Tue, Jan. 21

New standards would allow students to graduate high school early

PHOENIX -- High schoolers bright enough to pass a battery of tests could graduate early -- as early as the end of 10th grade -- under the terms of legislation approved Wednesday by a Senate panel.

The proposal, which now goes to the full Senate, would create an alternative "Grand Canyon Diploma' available to any student who could show proficiency in all require core courses. The time in school -- what sponsor Rep. Rich Crandall, R-Mesa, calls "seat time' -- would be irrelevant.

Students with one of these diplomas would be guaranteed admission to community colleges. They also could choose to go to a trade school or stay in high school and take advance placement courses toward college.

Or, Crandall said, they could simply drop out at that point, even if all they wanted to do is flip hamburgers.

"We're getting away from this idea that you have to sit in a seat for 180 days,' said Crandall, who chairs the House Education Committee.

One option, though, would be off the table: They would not be entitled to go directly into one of the state's three universities. Crandall said each of those schools would retain its ability to decide when a student is eligible.

Wednesday's 5-2 vote by the Senate Committee on Education Accountability and Reform sends HB 2731 to the full Senate. It already has been approved by the House.

What's behind the plan is the concept of "move on when ready,' allowing students to leave high school when they have shown they have learned what they need.

Crandall emphasized that would not be measured by the standardized reading, writing and math tests now required under Arizona's Instrument to Measure Standards to graduate. That test, he noted, is first administered in 10th grade.

"Most kids pass it the first time,' Crandall said. "What that does is it leads to major 'cruising' junior and senior years,' he said, with many students taking the required courses and doing just enough to pass, as their scores on AIMS already guarantee graduation.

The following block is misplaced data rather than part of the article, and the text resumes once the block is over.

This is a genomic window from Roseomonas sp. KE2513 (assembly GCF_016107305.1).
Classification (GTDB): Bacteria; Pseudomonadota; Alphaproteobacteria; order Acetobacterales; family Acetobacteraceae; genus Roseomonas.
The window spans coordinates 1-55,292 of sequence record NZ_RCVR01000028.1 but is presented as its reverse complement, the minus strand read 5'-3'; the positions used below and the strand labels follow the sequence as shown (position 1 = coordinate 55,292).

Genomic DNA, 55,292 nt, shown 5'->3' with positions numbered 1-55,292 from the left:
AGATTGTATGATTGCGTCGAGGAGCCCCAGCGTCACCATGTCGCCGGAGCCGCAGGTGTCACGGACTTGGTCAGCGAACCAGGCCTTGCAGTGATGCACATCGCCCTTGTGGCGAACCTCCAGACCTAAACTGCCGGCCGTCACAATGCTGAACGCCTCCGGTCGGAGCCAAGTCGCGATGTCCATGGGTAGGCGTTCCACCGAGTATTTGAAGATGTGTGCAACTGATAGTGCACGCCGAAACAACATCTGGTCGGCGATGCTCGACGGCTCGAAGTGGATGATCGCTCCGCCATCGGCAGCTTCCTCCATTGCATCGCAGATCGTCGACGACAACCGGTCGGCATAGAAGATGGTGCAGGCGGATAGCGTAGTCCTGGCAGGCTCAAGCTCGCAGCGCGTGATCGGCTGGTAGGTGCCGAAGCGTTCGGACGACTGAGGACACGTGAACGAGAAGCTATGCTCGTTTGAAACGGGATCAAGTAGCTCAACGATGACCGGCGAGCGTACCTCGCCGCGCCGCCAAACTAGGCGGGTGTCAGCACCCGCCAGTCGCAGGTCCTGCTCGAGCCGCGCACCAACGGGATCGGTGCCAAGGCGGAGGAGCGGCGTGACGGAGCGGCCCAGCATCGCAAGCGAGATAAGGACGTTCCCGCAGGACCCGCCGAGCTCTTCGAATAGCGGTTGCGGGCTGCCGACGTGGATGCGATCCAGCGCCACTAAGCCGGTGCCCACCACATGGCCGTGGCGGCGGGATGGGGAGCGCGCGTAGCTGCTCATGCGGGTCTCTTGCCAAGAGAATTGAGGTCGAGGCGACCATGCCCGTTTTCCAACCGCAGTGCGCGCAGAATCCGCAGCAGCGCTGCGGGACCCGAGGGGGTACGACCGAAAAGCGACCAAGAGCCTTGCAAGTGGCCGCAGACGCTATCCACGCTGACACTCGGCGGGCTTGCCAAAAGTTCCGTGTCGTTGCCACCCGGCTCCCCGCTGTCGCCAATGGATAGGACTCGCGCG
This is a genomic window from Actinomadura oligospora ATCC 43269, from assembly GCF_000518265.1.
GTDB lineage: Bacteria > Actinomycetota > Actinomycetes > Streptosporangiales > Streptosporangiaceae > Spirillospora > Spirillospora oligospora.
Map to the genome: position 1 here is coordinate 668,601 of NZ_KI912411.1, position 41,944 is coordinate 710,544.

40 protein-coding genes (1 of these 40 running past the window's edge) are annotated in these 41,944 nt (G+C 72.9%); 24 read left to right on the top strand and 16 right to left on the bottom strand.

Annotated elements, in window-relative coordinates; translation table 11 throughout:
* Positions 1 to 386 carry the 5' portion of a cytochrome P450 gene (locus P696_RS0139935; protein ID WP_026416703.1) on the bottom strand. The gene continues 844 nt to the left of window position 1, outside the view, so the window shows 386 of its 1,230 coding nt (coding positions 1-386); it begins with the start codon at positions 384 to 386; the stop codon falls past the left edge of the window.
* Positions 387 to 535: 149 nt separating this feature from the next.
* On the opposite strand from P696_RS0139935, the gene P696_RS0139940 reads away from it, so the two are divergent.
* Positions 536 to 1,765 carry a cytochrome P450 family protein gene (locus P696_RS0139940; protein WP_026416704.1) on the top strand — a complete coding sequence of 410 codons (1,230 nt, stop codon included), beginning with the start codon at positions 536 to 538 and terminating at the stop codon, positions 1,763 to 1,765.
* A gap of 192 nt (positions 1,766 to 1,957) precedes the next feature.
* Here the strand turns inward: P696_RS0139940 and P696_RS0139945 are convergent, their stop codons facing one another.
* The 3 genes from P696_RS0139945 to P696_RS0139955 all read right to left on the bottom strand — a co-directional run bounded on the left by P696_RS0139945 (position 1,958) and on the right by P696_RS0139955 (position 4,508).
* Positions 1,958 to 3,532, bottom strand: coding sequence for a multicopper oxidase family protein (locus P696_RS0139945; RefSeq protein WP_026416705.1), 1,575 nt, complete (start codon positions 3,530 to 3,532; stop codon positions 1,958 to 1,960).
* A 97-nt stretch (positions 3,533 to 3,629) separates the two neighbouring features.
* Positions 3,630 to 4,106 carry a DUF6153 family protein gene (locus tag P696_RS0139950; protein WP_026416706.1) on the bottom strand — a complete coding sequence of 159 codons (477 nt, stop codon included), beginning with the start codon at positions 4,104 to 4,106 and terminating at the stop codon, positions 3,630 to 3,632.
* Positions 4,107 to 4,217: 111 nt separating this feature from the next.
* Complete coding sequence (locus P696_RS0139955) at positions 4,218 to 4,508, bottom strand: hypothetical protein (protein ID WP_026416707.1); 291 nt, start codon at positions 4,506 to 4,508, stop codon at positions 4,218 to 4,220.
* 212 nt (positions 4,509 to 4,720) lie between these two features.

The measure drew no objection from the Arizona School Boards Association, at least in part because the plan is voluntary: No district would be required to participate. But Sam Polito, who lobbies on behalf of several Tucson area districts, said superintendents are generally in favor of the option.

But several legislators expressed concerns. Sen. Leah Landrum Taylor, D-Phoenix, said she's not sure that 10th graders belong with college students.

"We don't want a bunch of 16-year-olds on college campuses,' Crandall said. He said the preferred alternative would be for public schools to bring community college instructors onto their campuses to offer courses.

And he pointed out this option also would let students enroll in vocational and technical trade schools when they're ready, rather than having to wait until they get a traditional diploma.

Sen. Linda Lopez, D-Tucson, questioned the need for a special program. She said there already are "dual enrollment' options for qualified high schoolers to take community college courses as well as advance placement college courses.

"Our status quo high school program in Arizona does not work,' Crandall countered.

One indication of that, he said, is that Arizona has a smaller number of its high schoolers going on to college than any other state. Conversely, he said Arizona has one of the highest rate of high school graduate who need remedial courses when they do go on the college.

"To point to our current structure and say, 'We're just fine,' I'm sorry, I just can't agree with it,' Crandall said.

Lopez responded that, from her perspective, giving a 10th grader a Grand Canyon Diploma does not mean he or she is college ready.

"I have a little more confidence,' Crandall responded.

Sen. David Braswell, R-Phoenix, voted to support the measure. But he said the plan still needs work.

He questioned whether someone who is trained to teach at the college level would be effective in teaching a 10th grader.

"It's going to be different,' Braswell said. "And if it's not, then I've got to question if we're just sticking a label on something and hoping for the best.'

Crandall said even if the measure becomes law it likely would take a couple of years to actually set up the system. That is based, at least in part, on a requirement for the state Board of Education to contract with a private firm to come up with a testing system.

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